The closest simple definition of basic U.S. Agriculture Policy can be reflected in United Nations definition (see below). I could not find a simple statement from the U.S Government, after searching for a half an hour on the internet. I remember hearing it explained during my classes at the University of Georgia when I was studying for my agriculture degree.
“Food security (Source Wikipedia)
The United Nations Food and Agriculture Organization (FAO) defines food security as existing when “all people, at all times, have physical and economic access to sufficient safe and nutritious food that meets their dietary needs and food preferences for an active and healthy life”. The four qualifications that must be met for a food secure system include physical availability, economic and physical access, appropriate utilization, and stability of the prior three elements over time.”
In other words, we need food to be:
1) Readily available for the foreseeable future
2) Available at relatively low prices
3) The food needs to safe for consumption
4) The food needs to be nutritious
Formulating agricultural policy for the United States is a complicated process and has evolved over the history of our country. Changes to agriculture policy continue as innovations in technology change the way our food is grown, how it is consumed within the U.S. and how it is exported all over the globe. Agriculture exports contribute positively to our balance of trade. Often we hear of a negative U.S. trade balance because of our imports of electronics, machines, vehicles and oil. Agricultural products are an very important part of our nation’s economy. Changes in agricultural policy due to legislation, the farm bill (including subsidies), the USDA (United States Department of Agriculture) , EPA (Environmental Protection Agency), and other influences, contribute to the evolution of farming. More than three million people farm or ranch in the United States. Over 22 million people are employed in farm or farm-related jobs, including production agriculture, farm inputs (fertilizer, seeds), processing (wheat into pasta), marketing and sales (wholesale and retail).
On June 19th, 2016 you may have noticed the headlines about the failed economy and food policy of Venezuela. Even though Venezuela has some of the largest oil reserves, the people were rioting because they did not have enough food. Transportation of food was under armed guard, soldiers stood guard over bakeries, mobs stormed grocery stores, pharmacies and butcher shops. As I read the news, it made me think how thankful I am that we have the wonderful farmers, ranchers, dairy men and women, and all the other agricultural producers that we have in the U.S. We also have a government that, for the most part, is dedicated to the success of our agricultural businessmen and women.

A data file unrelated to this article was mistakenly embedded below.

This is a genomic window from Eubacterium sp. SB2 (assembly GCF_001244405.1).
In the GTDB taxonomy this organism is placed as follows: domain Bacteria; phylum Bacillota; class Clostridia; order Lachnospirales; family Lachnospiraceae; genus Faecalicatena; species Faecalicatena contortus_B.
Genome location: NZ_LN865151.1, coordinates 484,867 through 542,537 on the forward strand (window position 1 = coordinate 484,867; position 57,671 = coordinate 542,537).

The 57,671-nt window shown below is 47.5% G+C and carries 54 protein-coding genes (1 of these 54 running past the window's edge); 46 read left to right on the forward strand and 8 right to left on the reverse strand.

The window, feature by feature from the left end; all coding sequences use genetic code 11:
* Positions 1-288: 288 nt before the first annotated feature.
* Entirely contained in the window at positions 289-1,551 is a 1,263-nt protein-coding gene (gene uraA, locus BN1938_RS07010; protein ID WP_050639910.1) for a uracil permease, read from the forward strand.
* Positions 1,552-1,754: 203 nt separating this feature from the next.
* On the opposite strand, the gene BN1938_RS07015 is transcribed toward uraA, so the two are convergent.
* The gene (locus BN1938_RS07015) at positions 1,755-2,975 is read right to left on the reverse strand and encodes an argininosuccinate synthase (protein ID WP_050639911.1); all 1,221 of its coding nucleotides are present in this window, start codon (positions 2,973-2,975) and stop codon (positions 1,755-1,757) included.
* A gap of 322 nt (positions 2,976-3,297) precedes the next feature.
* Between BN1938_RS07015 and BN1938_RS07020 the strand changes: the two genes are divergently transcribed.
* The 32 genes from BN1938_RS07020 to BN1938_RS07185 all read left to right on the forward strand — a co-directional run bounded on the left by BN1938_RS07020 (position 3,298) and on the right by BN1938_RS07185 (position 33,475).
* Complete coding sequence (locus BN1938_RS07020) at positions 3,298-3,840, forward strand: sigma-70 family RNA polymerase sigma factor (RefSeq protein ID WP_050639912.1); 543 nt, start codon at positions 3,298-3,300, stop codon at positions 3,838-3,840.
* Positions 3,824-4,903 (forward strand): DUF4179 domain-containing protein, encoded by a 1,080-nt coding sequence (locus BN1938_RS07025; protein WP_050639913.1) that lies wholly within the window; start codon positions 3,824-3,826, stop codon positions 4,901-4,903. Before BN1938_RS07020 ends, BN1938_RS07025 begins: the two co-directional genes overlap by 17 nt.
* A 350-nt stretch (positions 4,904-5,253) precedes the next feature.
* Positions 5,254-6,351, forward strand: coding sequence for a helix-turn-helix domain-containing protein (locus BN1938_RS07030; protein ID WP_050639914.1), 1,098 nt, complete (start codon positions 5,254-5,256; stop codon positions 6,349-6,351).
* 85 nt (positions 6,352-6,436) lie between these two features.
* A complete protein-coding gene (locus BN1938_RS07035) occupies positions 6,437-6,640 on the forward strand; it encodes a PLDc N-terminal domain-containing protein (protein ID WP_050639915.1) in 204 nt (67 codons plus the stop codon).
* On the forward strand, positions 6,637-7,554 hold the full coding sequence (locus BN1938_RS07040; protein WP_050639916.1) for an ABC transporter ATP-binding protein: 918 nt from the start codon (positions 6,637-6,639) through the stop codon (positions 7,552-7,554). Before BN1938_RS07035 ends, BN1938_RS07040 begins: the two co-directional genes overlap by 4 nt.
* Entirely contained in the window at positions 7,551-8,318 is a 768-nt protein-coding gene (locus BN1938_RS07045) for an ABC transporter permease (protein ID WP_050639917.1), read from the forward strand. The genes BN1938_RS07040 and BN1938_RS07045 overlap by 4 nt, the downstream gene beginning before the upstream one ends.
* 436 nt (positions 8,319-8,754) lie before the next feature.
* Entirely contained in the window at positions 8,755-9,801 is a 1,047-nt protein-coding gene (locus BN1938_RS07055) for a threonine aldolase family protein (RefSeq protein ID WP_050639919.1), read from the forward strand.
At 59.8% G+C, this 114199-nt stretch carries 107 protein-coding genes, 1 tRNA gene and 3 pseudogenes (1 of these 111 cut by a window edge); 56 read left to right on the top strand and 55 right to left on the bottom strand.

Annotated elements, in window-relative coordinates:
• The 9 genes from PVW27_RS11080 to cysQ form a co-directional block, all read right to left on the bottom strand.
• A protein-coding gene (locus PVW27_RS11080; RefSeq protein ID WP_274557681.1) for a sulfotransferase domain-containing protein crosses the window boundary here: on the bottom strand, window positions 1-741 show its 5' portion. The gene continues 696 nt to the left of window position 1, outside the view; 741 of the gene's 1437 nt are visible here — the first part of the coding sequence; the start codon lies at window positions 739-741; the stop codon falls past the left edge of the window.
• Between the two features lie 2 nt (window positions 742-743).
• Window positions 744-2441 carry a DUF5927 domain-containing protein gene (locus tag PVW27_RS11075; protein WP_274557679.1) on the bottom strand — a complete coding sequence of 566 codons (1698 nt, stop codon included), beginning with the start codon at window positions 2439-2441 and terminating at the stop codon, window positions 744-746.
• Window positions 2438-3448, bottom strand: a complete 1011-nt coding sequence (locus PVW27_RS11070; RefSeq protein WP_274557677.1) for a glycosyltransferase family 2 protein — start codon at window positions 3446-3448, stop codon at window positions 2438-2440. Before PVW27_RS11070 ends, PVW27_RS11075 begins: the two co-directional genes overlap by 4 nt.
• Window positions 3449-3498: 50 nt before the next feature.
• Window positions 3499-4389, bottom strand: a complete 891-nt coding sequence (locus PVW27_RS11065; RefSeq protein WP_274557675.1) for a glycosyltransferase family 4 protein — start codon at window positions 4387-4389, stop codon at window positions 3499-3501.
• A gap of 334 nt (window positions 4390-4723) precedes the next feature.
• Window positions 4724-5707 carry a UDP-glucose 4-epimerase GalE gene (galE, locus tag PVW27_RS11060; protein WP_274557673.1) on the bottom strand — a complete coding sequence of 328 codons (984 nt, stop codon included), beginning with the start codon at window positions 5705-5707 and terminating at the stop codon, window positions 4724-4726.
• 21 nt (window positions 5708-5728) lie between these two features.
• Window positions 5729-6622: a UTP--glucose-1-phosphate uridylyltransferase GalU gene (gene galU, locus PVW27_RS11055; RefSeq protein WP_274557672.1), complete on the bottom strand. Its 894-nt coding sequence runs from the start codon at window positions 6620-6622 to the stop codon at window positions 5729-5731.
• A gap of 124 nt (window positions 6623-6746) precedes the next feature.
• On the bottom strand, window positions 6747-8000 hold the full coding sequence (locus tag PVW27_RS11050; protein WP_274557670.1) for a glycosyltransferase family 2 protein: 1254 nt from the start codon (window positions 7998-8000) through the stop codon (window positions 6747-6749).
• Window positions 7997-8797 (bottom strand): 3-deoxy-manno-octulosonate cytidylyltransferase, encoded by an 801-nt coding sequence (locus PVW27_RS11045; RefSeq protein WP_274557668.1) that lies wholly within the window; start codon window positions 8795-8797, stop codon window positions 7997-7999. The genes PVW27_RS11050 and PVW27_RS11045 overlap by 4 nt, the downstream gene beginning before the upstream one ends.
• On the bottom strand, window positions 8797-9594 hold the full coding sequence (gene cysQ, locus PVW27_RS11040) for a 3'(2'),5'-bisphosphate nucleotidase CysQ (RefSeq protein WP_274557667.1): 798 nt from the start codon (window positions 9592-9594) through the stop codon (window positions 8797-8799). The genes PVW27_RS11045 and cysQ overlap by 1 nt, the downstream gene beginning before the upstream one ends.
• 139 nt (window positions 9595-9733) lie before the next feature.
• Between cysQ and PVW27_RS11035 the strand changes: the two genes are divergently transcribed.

The political stability of a county is really based on the overall health of a well fed population. Without a well fed population, it could be political and economic chaos. In the U.S., most of us take for granted that food will always be available and have not thought about a limited supply of food. This is different than not having enough money to buy available food. Can you imagine a time when there would be no milk, bread or eggs (the staples for every run on the grocery store during an emergency)? In this country it is unimaginable.
Farmers in the U.S. need to have the availability of government backed programs in order to remain in business. Let me give you an example. Once I was given the opportunity to buy my own farm. When I did a ten year forecast, it became obvious that within ten years of up and down profitability, I would need to plan for at least one year of total crop failure, not only zero income, but the loss of all my input expenses for that year. When I factored in the income needed to repay the debt for the “lost year”, my financial future did not look so good. I passed on the opportunity. Farmers are at the mercy of the weather which is totally out of there control, with few exceptions. An exception would be if the farmer has irrigation. Farmers need economic breaks to “weather” the bad times, so they can consistently continue to produce food for our county. We need farmers to continue to be in business.
Many times we hear, in a negative way, that mainstream farms are made up of “Factory” farms, when the truth is that over 95 percent of U.S. farms are owned by individuals, individual families, family partnerships or family corporations. Farms have had to get bigger because prices for most agricultural commodities have not risen along with the prices on nonagricultural goods. The only way for farms to remain profitable is to become bigger and make less money on a per unit basis, but grow and sell more volume. The individuals, individual families, family partnerships and family corporations are predominantly the same people who once owned smaller farms. The less innovative, less ambitions, less hard working, poorer managers have left the business, as within any industry. Without these surviving experienced, innovative agricultural businessmen, your food supply would not be what it is today.
Yes, there are those that will belittle the large “Factory” farms, and claim that we should all go “organic” or “buy local”, but the food security of our nation is dependent on main stream agriculture. Recently farm programs are now also including smaller farms, to encourage farming at almost any level, so local growers and organic growers can also benefit from some agricultural programs. It is important to support all agriculture to meet the needs of our county. When the organic, or local guy is out of product, you can still go to the grocery store and be confident there will be something to eat every day of the year!